On the basis of the Atomic Act, a segregated state financial fund, the Central Nuclear Financial Fund (Fund) was created in 1998. This provides funding for the management of radioactive waste and spent fuel, and for the tasks related to the decommissioning of nuclear facilities. The costs of managing spent fuel and radioactive waste are to be borne by those who produced these materials − through making payments into the Fund.
The national programme of Hungary for spent nuclear fuel and radioactive waste management was adopted by the Hungarian government. At the level of the national programme, the coherence and interrelations between the management of the different waste streams were taken into account, and the main milestones of DGR implementation were set.
After consecutive phases of surface-based investigations (see Fig. 2), the site is selected and an underground research laboratory is planned to be constructed from 2032 at that site. During the operation of the URL, the in situ underground investigation, site confirmation activities will take place in the first period, while in the second period, the focus will move to the demonstration programs with the aim of preparing the construction and operation. The start of the construction of the DGR is scheduled for 2055 and the operation for 2064.
The first conceptual plan  describing the disposal system of the DGR was developed in 2005. This plan contained the first cost calculations of the whole programme. In 2008, the technical and financial update of the long-term investigation programme of the Boda Claystone Formation  was compiled. In principle the time schedule of the implementation programme for the DGR and the cost estimate are based on this document. The long-term investigation programme was reviewed by the Swiss NAGRA, who had given useful comments on the document.
At this early stage of site selection, it is necessary also for countries with longer implementation timescale to develop a long-term implementation programme and a connected R&D plan, in order to have an idea about the technical content and the cost implications of the project. This is important, because on the basis of the cost calculations enough money has to be collected in the fund during the operation of the NPPs. In the Hungarian cost profile, the deep geological disposal project is the most expensive element, so the technical content of the programme has to be justified, and the cost estimates have to be defendable.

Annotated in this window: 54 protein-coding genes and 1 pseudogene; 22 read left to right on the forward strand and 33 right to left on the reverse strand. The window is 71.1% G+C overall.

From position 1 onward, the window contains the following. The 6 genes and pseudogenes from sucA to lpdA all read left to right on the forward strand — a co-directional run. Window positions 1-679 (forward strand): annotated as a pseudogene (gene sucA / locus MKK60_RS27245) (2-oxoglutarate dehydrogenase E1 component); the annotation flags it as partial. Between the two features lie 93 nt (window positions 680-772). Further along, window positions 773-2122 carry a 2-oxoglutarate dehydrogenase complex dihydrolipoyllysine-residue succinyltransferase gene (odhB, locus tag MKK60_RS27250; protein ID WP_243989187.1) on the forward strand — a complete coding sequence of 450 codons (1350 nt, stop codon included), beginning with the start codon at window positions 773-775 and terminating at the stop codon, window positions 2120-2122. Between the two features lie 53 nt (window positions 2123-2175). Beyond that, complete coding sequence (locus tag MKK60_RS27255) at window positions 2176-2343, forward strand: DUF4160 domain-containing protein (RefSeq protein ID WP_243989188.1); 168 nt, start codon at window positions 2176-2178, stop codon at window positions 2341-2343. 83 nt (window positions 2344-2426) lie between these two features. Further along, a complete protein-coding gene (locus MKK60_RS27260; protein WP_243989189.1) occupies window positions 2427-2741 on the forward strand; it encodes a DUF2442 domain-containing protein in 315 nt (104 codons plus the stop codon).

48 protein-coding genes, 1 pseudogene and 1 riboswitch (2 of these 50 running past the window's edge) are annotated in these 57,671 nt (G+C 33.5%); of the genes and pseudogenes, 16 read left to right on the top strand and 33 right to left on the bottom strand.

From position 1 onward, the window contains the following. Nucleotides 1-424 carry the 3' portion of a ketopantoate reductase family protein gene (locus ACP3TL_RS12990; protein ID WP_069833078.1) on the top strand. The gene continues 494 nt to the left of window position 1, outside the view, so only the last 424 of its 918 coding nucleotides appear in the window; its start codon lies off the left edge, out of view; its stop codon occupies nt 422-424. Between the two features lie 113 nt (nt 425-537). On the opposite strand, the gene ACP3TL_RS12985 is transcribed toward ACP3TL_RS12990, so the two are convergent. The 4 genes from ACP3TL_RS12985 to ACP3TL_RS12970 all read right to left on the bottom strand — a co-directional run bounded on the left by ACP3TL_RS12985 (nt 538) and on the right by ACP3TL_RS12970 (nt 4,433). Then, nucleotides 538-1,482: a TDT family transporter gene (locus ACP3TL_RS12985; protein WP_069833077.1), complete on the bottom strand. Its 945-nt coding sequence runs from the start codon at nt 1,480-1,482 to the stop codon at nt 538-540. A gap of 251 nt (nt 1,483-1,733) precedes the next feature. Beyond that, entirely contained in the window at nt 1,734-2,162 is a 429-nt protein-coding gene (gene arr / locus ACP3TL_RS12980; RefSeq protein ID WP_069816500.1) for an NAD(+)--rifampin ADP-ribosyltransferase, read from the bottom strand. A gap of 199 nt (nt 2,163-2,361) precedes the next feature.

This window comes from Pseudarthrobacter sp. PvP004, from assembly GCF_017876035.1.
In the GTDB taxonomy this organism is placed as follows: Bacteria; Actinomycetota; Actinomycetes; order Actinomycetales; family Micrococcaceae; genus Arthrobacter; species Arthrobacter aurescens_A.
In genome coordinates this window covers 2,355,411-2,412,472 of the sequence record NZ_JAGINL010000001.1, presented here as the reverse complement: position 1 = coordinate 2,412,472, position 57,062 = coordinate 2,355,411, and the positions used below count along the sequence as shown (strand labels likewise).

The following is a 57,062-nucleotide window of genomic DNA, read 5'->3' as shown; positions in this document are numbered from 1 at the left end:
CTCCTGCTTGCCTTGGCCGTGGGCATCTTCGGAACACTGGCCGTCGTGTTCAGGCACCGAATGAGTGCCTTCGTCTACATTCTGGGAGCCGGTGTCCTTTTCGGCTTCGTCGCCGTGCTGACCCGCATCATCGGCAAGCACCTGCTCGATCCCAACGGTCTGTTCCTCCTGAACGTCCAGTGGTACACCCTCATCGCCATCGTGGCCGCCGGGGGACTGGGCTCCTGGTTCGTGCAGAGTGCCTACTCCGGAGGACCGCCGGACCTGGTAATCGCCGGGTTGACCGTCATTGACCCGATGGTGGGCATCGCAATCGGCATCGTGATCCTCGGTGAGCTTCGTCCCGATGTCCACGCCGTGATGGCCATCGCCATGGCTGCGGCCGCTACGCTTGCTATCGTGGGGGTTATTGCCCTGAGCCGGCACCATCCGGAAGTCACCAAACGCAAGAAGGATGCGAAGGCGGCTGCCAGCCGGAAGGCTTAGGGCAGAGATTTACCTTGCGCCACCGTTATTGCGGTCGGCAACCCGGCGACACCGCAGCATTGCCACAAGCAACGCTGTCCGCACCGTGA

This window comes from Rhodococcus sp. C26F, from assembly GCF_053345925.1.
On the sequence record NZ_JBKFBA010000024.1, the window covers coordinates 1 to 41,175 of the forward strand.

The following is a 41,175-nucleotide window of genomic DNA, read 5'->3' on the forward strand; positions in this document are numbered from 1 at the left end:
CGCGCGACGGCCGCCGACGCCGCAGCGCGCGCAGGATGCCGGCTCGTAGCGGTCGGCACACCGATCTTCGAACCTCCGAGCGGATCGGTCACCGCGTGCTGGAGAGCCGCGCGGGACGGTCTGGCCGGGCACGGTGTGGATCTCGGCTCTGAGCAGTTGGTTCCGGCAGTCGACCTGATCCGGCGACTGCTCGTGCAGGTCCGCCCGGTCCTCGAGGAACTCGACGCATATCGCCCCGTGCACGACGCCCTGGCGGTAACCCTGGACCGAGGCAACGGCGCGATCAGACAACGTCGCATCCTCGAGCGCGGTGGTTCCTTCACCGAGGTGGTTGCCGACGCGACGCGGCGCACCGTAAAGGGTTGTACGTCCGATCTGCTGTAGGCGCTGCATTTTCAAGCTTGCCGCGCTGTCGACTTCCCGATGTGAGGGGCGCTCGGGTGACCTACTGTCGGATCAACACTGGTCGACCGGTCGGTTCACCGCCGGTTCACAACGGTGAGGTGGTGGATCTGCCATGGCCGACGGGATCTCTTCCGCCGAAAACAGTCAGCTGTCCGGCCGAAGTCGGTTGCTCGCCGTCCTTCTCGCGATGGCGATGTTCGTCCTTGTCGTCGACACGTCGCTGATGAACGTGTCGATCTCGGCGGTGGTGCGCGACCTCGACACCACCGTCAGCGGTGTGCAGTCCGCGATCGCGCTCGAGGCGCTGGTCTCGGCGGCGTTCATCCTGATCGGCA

Due to the very long timescale of the implementation of deep geological disposal programme, maintaining the core competences within a waste management organization and keeping educated, skilled and experienced workforce for decades could be a challenge mainly for countries with longer implementation timescale. Participation in international R&D projects could be a good instrument to attract young people into the radioactive waste management business and this approach could be justified in those cases as well, when the results of a given R&D task will be used much later in the national programme of the interested country.
Time schedule of the Hungarian DGR implementation programme.
In Hungary, the preparations for the disposal of spent nuclear fuel and HLW started in 1993. In 1994, an exploration tunnel was excavated in the Mecsek Uranium Mine, reaching the Boda Claystone Formation (BCF), and onsite underground data acquisition began at a depth of ∼1050 m. The formation was explored underground by a tunnel extending into the claystone ∼500 m. The tunnel was utilized as an Underground Research Laboratory (URL), and a large amount of onsite underground data was collected. During this programme, the Hungarian partners received technical assistance from the experts of the Canadian AECL company. In 1998, the mine was flooded, and the opportunity to perform underground investigations was terminated.
From 2000, based on desktop studies, a nationwide screening was carried out by evaluating the potential host rock formations in detail. Thirty-two lithological formations potentially suitable for a deep geological repository, within the territory of Hungary, were identified (see Fig. 3). This comprehensive investigation in 2003 confirmed that the BCF has the highest potential among the suitable host rocks for hosting a DGR.
Between 2004 and 2017, there were two new starts for the investigations of the BCF, but both programmes were interrupted. This was a typical challenge of a small nuclear country: due to the lack of enough resources it was difficult to run three big programmes (continuous extension of the interim storage facility for spent fuel, construction of an underground repository for L/ILW and site selection activities for a DGR) in parallel.